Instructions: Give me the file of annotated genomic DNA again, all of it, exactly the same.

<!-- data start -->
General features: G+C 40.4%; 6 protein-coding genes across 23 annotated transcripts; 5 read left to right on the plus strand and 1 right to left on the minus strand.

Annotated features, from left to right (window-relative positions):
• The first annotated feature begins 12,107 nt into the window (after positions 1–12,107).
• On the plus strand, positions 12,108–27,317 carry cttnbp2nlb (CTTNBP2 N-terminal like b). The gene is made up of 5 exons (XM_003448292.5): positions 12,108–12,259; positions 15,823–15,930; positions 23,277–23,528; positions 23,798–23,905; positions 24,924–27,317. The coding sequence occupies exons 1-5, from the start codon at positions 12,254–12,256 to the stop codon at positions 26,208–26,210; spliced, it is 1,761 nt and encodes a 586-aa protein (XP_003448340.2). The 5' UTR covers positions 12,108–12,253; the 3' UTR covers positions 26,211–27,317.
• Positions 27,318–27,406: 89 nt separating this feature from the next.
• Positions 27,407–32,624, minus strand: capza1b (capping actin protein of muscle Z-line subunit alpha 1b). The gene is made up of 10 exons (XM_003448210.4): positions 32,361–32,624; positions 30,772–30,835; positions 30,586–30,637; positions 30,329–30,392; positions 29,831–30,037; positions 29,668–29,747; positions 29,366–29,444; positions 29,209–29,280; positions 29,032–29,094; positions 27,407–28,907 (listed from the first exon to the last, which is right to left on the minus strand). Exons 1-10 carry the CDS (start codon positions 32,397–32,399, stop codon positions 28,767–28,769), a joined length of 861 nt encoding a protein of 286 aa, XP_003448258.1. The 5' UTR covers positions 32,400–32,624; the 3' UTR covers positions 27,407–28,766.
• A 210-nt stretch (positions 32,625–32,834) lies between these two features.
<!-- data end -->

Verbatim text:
General features: G+C 40.4%; 6 protein-coding genes across 23 annotated transcripts; 5 read left to right on the plus strand and 1 right to left on the minus strand.

Annotated features, from left to right (window-relative positions):
• The first annotated feature begins 12,107 nt into the window (after positions 1–12,107).
• On the plus strand, positions 12,108–27,317 carry cttnbp2nlb (CTTNBP2 N-terminal like b). The gene is made up of 5 exons (XM_003448292.5): positions 12,108–12,259; positions 15,823–15,930; positions 23,277–23,528; positions 23,798–23,905; positions 24,924–27,317. The coding sequence occupies exons 1-5, from the start codon at positions 12,254–12,256 to the stop codon at positions 26,208–26,210; spliced, it is 1,761 nt and encodes a 586-aa protein (XP_003448340.2). The 5' UTR covers positions 12,108–12,253; the 3' UTR covers positions 26,211–27,317.
• Positions 27,318–27,406: 89 nt separating this feature from the next.
• Positions 27,407–32,624, minus strand: capza1b (capping actin protein of muscle Z-line subunit alpha 1b). The gene is made up of 10 exons (XM_003448210.4): positions 32,361–32,624; positions 30,772–30,835; positions 30,586–30,637; positions 30,329–30,392; positions 29,831–30,037; positions 29,668–29,747; positions 29,366–29,444; positions 29,209–29,280; positions 29,032–29,094; positions 27,407–28,907 (listed from the first exon to the last, which is right to left on the minus strand). Exons 1-10 carry the CDS (start codon positions 32,397–32,399, stop codon positions 28,767–28,769), a joined length of 861 nt encoding a protein of 286 aa, XP_003448258.1. The 5' UTR covers positions 32,400–32,624; the 3' UTR covers positions 27,407–28,766.
• A 210-nt stretch (positions 32,625–32,834) lies between these two features.